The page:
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The Fashion Designer Making It Big After Starting Small

Just like a dress on a sewing machine, Sarsparilly founder Maria Murphy’s career as a fashion designer has come together. What started as a pattern of an idea in her head when she was 11, now sees her taking on the vintage fashion industry in style.

Her journey to success is like so many other aspiring entrepreneurs. It is laden with pitfalls, tears and pain. But these needle pricks have not deterred Maria from picking herself back up and will launch her first collection this winter.

“When I was kid, I wanted to be Janet Jackson's costume designer because she always had awesome costumes, she was the Beyoncé of the 90s. It was all I wanted to do, I used to design stage outfits for her, I still have the drawings” Maria said.

“I wanted to study Fashion at UTS (University of Technology, Sydney) as they were the only University in the late 90s in Sydney to offer a Fashion degree, but to get in you needed a higher OP than for architecture and I missed out. I found another avenue. I decided on applying for Fashion Design at TAFE in Darlinghurst which again was a very difficult course to get into due to its popularity, a friend and I applied together, did the drawing test, submitted our portfolios, again I missed out. I didn’t give up though as they also offered Fashion Manufacturing at the same campus, with a focus on the production side of fashion with a design subject, from there you could do Fashion Manufacturing and then move on to Fashion Design. No missing out this time; I got into the course.”

Living on NSW’s central coast meant a four round trip every day, so this up and coming designer moved to the big smoke. Here the universe threw another obstacle in her way.

“Being out of home meant the expenses were high and my parents were unable to help me financially. So, I had to get a job but to survive I needed a full-time job, so I had to put school on hold,” Maria said.

With the best intentions to go back to study, Maria got entrenched in work and ten years passed. “I had a good job but when the GFC hit, I was one of the people that wasn't needed any longer when they had to cost cut. I was sitting in an employment agency at one of the appointments Centrelink make you go to while you are job hunting and saw a pamphlet on the government’s NEIS program.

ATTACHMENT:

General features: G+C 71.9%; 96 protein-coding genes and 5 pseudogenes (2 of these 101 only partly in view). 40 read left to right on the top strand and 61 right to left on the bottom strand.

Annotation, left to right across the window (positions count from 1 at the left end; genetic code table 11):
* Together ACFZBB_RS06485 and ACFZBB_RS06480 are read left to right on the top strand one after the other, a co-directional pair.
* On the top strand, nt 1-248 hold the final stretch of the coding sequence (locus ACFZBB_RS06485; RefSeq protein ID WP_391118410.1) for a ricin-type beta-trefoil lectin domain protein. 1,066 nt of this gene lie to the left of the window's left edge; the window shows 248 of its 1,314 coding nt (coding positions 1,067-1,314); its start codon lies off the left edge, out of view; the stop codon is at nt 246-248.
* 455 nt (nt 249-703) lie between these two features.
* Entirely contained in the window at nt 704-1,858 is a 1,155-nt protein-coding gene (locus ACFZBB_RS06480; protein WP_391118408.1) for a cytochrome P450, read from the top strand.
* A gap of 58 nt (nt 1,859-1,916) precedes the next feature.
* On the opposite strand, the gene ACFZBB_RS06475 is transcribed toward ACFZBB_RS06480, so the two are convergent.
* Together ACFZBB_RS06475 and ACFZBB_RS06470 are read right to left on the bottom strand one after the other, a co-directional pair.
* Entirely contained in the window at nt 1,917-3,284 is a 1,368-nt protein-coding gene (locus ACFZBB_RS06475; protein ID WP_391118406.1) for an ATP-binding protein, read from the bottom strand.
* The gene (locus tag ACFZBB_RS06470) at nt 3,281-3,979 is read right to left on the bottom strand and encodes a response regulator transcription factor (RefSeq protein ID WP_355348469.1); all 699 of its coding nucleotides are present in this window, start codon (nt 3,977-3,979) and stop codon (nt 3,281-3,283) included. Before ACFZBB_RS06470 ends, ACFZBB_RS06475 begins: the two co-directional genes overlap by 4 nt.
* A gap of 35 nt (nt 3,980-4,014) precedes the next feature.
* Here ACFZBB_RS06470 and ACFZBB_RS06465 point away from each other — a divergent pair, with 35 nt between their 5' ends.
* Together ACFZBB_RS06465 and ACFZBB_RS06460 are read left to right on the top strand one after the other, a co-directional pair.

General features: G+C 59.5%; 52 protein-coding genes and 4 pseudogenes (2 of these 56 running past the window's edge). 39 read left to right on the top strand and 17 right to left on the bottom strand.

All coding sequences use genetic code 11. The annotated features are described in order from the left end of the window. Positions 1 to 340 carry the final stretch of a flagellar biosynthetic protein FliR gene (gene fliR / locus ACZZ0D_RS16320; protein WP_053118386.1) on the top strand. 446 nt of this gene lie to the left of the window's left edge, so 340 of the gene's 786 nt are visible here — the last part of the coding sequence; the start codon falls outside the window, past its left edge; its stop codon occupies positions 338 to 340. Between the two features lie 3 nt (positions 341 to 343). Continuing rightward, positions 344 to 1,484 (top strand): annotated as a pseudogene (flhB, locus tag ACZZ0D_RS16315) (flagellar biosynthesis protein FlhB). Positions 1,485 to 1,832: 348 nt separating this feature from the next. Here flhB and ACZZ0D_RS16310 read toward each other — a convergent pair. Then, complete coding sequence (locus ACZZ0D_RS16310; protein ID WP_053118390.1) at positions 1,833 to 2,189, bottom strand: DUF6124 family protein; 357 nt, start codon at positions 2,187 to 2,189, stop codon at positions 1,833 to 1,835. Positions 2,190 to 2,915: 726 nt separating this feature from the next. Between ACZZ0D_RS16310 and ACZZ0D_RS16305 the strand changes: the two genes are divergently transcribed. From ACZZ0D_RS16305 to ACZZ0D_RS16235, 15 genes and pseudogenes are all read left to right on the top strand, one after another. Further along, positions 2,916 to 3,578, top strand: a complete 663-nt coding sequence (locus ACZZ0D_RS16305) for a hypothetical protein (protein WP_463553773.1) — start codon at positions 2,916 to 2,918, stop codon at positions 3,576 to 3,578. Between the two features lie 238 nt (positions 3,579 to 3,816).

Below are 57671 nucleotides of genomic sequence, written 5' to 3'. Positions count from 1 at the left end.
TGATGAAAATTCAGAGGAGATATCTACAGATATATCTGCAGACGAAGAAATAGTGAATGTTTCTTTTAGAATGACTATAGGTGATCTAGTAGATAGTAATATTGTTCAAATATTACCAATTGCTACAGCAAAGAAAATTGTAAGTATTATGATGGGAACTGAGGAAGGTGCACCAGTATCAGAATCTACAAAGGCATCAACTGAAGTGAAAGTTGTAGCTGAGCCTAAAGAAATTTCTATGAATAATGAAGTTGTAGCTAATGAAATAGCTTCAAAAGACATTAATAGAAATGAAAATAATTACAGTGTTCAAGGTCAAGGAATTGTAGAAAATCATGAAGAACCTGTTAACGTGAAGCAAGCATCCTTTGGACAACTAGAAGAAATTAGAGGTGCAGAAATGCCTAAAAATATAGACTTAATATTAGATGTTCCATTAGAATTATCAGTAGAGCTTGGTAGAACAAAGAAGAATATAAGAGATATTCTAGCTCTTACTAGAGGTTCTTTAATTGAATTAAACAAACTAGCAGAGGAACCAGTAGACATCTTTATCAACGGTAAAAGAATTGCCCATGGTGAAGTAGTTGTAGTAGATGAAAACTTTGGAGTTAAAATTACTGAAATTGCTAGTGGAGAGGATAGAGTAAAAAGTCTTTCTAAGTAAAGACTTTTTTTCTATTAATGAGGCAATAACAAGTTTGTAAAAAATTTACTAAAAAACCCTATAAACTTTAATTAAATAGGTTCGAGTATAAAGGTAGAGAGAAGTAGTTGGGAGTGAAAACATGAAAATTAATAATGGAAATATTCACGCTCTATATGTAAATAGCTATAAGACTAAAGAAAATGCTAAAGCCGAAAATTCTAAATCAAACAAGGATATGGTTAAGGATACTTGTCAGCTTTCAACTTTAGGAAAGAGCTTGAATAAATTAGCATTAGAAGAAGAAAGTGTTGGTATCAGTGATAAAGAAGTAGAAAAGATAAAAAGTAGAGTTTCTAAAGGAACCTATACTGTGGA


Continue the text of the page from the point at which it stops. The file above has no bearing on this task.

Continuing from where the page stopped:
“I took this opportunity and started Sarsparilly. Back then Sarsparilly was clothing and accessories made by me along with true vintage I got from wholesalers in Melbourne and overseas in the US and Europe. I also bought in clothing and accessories by other small designers sourced on the internet.

“I sold online and face-to-face at a myriad of markets in the Blue Mountains, Sydney and Newcastle.”
It was not until the birth of her second child, that her passion for fashion was really tested. One month before her second baby’s due date, she went into labour. Testing found her little one had Duodenal Atresia, (his bowel was formed, but possibly not connected). When Regan was born they also noticed features of Down Syndrome and discovered two holes in his heart.

“He needed surgery for the Duodenal Atresia straight away and would need open heart surgery in the future. It was a stressful time, but he is almost three now and such a champion and went through so much including open heart surgery at Westmead Children’s Hospital in Sydney,” Maria said.

So Sarsparilly was put on hold again as Maria attended a myriad of appointments with OTs, physio, speech pathologists and cardiologists.

When something is meant to be, a way is always found. After selling their home, Maria asked her husband Luke if he minded her minded using the equity to start up Sarsparilly full time as her own clothing label.
She started with four of her own designs in March 2016. “He agreed, and I started with four dresses in March of 2016. The first year and a half was very difficult. I spent many days and nights crying or wondering whether I had done the right thing,” Maria said. “There was this voice inside of me that said to keep going, so I did.

“After making a loss in my first year and then only selling two items in June 2017, I was at a complete low. But I kept going and amazingly things picked up.

Since then, Sarsparilly has been catching the eye of influencers and working on collaborations with Irregular Choice, Splendette and What Kate Did. She is asked to show at major international trade shows like Pure London, London Edge and Fashion World Tokyo and has a massive social media following in the US. Sarsparilly also has a licenced capsule collection with Pusheen coming out in July, with other licenced collections soon to be announced.

“I had a business mentor that always told me 'don't ask, don't get'. That is my mantra. I have used it to cultivate relationships with lots of other great brands and we often do giveaways or joint photo shoots,” Maria said.

For Maria, the journey has been worth it. She knows there is more to come.

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